Where They Are Now

A fired prosecutor speaks

AP Images

AP Images

Former US Attorney Carol Lam ’81 (left) was one of four prosecutors who testified about their firing before the Senate Judiciary Committee on March 6, 2007. The others, left to right, were David Iglesias, John McKay, and H. E. "Bud" Cummins. View full image

On December 7, 2006, the United States Attorney for the Southern District of California—Carol Lam ’81—received a call from the director of U.S. Attorneys in Washington, DC. After thanking Lam for her service, he asked her to submit her resignation the following month. At the time, Lam didn't know that six of her colleagues were receiving the same message that day—or that those unprecedented dismissals would lead to the resignation of her boss, U.S. attorney general Alberto Gonzales, and a congressional investigation that is still active today.

Y: What was your initial reaction to the news?

L: My first reaction was that something very unprecedented and ill-advised was happening. I had worked at the department by that time for close to 17 years. You gain an understanding of the way things are done historically and traditionally. The understanding among U.S. Attorneys was that, barring misconduct or some serious problem in judgment or in the exercise of [their] duties, their tenure in the office would be parallel to the tenure of the current administration. U.S. Attorneys are meant to exercise their independent judgment to the best of their abilities, and they're to do that objectively, without fear or concern that if they make an unpopular decision their jobs will be at stake.

Y: Did you have any sense of a problem before this?

L: No. That's not to say that there was not always a dialogue going on with the Justice Department, particularly about the border, which is one of the huge challenges that face every administration.

Y: In June 2006, the attorney general's chief of staff directed an underling to “have a heart-to-heart with Lam about the urgent need to improve immigration enforcement.” His e-mail continued, “If she balks on any of the foregoing or otherwise does not perform in a measurable way by July 15 (my date) remove her.” What was your reaction when you learned of that e-mail?

L: It remains very mysterious to me. There never was any heart-to-heart talk with me. In fact, the budgets we were receiving from the Justice Department for immigration enforcement had been shrinking for three years, but we were managing to do thousands of immigration and border prosecutions as well as some really groundbreaking investigations and employer-sanctions cases. This appears to just be another misguided and uninformed e-mail.

Y: Another rationale that the administration offered for the dismissal was that your office had not prosecuted enough illegal gun crimes. Was this specific complaint ever expressed to you?

L: I had a discussion with Jim Comey, who was the deputy attorney general under Ashcroft and then for a while under Gonzales. I explained to him that the illegal gun problem in San Diego was not very large and that serious gun crimes were handled very effectively by the district attorney's office. I talked to both the police chief and the sheriff, and they said they were very satisfied with the job that the district attorney was doing. I explained that to the deputy attorney general and he said, “I understand. That makes sense.”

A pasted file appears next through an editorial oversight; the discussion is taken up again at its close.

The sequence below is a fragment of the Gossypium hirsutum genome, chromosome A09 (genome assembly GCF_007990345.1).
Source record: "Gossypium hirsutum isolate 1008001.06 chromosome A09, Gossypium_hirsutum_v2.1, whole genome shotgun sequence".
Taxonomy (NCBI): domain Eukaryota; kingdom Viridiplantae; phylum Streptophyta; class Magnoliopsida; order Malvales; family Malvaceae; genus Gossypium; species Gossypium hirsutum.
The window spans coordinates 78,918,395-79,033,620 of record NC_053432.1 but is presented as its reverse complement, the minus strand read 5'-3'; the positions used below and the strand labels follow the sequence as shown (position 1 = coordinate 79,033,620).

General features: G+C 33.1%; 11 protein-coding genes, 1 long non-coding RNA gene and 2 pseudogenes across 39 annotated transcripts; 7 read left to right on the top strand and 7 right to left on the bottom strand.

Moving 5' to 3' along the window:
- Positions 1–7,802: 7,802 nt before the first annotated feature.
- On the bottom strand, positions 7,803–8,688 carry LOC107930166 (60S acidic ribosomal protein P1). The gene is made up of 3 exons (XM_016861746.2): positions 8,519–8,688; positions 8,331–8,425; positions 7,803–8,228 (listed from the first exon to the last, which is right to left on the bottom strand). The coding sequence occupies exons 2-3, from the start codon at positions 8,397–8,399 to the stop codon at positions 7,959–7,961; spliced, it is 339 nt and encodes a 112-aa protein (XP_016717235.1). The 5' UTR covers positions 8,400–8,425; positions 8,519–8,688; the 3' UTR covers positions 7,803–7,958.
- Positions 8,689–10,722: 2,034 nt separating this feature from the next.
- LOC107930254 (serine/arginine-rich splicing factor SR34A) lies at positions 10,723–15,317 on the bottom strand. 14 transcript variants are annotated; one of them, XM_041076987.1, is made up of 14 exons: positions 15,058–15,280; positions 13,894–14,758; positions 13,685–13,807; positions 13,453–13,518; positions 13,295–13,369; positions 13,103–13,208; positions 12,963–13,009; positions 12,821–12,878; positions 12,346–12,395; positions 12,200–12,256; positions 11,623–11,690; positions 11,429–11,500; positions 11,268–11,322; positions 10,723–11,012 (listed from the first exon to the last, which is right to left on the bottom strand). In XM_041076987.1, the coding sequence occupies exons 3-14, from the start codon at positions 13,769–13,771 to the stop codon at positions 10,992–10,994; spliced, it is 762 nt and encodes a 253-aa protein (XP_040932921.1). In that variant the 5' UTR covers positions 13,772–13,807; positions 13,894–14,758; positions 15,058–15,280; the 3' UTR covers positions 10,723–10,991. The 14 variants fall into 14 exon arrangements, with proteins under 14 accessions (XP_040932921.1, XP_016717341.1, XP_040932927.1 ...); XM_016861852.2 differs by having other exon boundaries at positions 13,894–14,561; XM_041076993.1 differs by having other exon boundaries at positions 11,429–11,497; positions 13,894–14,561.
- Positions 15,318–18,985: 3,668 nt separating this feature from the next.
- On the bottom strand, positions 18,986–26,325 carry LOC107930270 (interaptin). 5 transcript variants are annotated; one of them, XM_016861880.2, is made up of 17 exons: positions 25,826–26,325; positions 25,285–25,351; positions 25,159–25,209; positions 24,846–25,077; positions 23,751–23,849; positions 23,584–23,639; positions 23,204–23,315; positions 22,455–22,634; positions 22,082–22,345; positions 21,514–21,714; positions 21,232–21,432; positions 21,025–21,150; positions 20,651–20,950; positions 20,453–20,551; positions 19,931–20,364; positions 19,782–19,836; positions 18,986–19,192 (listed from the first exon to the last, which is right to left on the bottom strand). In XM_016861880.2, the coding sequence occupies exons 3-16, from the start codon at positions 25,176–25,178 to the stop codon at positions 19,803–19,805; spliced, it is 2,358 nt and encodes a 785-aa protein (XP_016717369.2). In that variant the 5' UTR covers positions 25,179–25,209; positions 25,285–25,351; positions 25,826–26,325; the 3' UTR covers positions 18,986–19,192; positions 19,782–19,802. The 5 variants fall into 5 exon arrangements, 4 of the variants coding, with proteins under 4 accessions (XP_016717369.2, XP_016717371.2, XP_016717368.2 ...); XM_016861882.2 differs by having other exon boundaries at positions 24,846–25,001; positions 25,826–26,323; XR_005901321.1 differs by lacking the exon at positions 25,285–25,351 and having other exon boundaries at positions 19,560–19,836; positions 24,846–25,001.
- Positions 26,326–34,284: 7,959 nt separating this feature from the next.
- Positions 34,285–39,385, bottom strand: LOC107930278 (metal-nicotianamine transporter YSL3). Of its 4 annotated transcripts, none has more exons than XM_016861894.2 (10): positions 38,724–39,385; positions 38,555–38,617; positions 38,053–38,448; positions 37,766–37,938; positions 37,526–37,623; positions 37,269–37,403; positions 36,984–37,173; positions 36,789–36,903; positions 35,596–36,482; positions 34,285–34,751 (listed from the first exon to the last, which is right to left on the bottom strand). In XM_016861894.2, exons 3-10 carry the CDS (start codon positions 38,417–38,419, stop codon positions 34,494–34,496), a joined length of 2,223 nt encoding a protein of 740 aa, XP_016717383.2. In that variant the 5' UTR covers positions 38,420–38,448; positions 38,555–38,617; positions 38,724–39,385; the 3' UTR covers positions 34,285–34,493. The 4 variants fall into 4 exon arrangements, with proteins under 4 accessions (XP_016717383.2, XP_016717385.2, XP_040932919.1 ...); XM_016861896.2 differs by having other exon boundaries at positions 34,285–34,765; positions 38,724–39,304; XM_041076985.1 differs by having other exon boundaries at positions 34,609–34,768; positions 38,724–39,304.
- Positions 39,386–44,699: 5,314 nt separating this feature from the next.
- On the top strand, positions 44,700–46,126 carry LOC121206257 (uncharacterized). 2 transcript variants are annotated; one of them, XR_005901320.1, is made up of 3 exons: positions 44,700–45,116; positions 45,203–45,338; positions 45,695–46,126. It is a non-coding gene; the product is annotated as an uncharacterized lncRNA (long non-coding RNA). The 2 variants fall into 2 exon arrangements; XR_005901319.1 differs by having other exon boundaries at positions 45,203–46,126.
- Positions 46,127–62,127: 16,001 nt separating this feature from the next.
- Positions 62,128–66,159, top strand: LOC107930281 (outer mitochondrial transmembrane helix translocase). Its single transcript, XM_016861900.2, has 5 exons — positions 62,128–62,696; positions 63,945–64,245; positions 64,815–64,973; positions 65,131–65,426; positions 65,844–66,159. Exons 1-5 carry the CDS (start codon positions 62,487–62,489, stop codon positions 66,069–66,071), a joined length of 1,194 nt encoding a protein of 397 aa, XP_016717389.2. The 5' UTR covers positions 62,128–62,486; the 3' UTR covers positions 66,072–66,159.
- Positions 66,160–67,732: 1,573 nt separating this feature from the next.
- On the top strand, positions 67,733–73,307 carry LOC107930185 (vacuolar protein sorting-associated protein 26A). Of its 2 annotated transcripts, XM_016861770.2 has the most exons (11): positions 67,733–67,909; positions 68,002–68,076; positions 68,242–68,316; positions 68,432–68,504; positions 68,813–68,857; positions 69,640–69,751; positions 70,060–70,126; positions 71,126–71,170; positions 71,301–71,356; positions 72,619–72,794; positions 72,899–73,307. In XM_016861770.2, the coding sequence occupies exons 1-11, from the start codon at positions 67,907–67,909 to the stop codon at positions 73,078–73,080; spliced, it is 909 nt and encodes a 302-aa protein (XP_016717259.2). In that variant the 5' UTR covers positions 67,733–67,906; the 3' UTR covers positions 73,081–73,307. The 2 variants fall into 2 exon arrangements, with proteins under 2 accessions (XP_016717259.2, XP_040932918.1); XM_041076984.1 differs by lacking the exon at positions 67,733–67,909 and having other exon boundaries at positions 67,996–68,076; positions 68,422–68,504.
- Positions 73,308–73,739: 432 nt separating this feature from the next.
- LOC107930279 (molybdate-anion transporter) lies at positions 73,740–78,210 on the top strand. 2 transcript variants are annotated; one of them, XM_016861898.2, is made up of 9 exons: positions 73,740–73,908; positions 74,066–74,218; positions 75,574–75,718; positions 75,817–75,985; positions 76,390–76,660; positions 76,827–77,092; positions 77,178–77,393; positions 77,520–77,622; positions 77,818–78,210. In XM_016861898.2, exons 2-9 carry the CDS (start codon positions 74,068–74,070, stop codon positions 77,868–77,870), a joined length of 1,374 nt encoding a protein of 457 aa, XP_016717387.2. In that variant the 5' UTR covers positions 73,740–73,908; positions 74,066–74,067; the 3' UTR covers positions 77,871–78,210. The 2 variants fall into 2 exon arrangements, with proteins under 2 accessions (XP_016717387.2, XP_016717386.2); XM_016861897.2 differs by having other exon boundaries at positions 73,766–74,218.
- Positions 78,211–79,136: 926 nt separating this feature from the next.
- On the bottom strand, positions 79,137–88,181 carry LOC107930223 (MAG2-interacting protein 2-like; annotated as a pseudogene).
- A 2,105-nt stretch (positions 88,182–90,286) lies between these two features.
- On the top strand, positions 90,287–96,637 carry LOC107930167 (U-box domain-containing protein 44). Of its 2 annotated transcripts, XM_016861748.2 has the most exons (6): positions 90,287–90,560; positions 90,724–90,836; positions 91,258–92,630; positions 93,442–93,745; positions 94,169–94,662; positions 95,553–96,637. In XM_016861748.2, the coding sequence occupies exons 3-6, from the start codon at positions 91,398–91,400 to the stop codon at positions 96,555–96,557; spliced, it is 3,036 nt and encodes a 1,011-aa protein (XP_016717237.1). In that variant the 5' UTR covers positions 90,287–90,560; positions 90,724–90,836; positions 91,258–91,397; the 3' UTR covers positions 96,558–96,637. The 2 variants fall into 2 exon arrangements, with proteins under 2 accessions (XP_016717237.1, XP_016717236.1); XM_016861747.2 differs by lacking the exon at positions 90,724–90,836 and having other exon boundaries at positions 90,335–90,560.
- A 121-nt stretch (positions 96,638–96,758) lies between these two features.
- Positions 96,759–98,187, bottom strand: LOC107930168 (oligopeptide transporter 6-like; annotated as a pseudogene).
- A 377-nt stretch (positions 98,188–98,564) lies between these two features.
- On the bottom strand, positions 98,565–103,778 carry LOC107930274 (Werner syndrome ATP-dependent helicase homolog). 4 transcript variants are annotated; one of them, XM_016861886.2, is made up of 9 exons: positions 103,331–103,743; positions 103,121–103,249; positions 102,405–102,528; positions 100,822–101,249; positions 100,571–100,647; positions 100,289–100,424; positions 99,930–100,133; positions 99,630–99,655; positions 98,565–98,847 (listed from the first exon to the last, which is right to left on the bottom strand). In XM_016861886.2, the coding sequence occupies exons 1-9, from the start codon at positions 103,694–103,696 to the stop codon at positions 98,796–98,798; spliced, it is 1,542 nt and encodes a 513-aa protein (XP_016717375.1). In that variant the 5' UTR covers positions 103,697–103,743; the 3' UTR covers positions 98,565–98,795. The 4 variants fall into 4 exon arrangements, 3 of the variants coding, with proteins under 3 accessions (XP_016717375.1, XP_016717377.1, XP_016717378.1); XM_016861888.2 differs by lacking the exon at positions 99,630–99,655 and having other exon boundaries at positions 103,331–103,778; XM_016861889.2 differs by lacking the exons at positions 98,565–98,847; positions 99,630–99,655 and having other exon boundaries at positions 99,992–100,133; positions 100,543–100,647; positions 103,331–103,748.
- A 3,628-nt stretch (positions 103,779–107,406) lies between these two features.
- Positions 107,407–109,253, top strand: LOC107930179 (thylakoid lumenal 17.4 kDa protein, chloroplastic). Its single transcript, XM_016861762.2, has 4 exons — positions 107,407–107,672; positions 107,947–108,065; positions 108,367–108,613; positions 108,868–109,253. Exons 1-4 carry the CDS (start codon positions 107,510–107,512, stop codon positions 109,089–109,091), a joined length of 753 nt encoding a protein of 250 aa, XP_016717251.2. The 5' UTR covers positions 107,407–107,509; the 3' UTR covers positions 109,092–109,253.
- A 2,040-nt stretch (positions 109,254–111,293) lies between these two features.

Y: Of course, the Justice Department is still under investigation for its dismissal of you and the six other U.S. Attorneys. What has it been like to be at the center of a congressional investigation into the administration and one of the biggest media stories of the year?

L: The investigation has now expanded in scope and includes allegations and admissions of politicized hiring of career employees. It has been a terrible time for the Department of Justice, an institution that I love and to which I've devoted most of my career.

Y: Do you worry that the department will be used as an instrument for political gain in the future?

L: The Department of Justice is a wonderful institution. For the most part, it is staffed by truly dedicated public servants. But even on its finest day, it is constantly having to balance the forces of law, history, tradition, and, yes, politics. I think that a lot of people learned many hard lessons from this.

Y: In November 2005, Republican congressman Randy Cunningham pleaded guilty to steering Pentagon contracts to friends in exchange for $2.4 million. Hours after entering his plea, he resigned from Congress. What was it like for you to oversee such a politically sensitive case?

L: The Cunningham case was simply a good case. Strong on the facts and strong on the law. For a prosecutor, if you're doing your job the right way, there shouldn't be much difference between a high-profile case and a more common case. Politics are simply not relevant to the case.

Y: You are now legal counsel at Qualcomm—not a bad feat considering you didn't know you were going to be losing your job. Do you like it? What do you do there?

L: I help supervise intellectual property litigation, which requires that I delve into the world of electrical engineering. If you knew how I feared the electronics class I took at Yale you'd give me credit for doing that at my advanced age.

Y: Your teacher would be proud.

L: More astonished, I think.

Y: Would you consider returning to government?

L: I'm not ruling anything in or ruling anything out. I loved my years of service to the government but I'm very happy where I am right now. 

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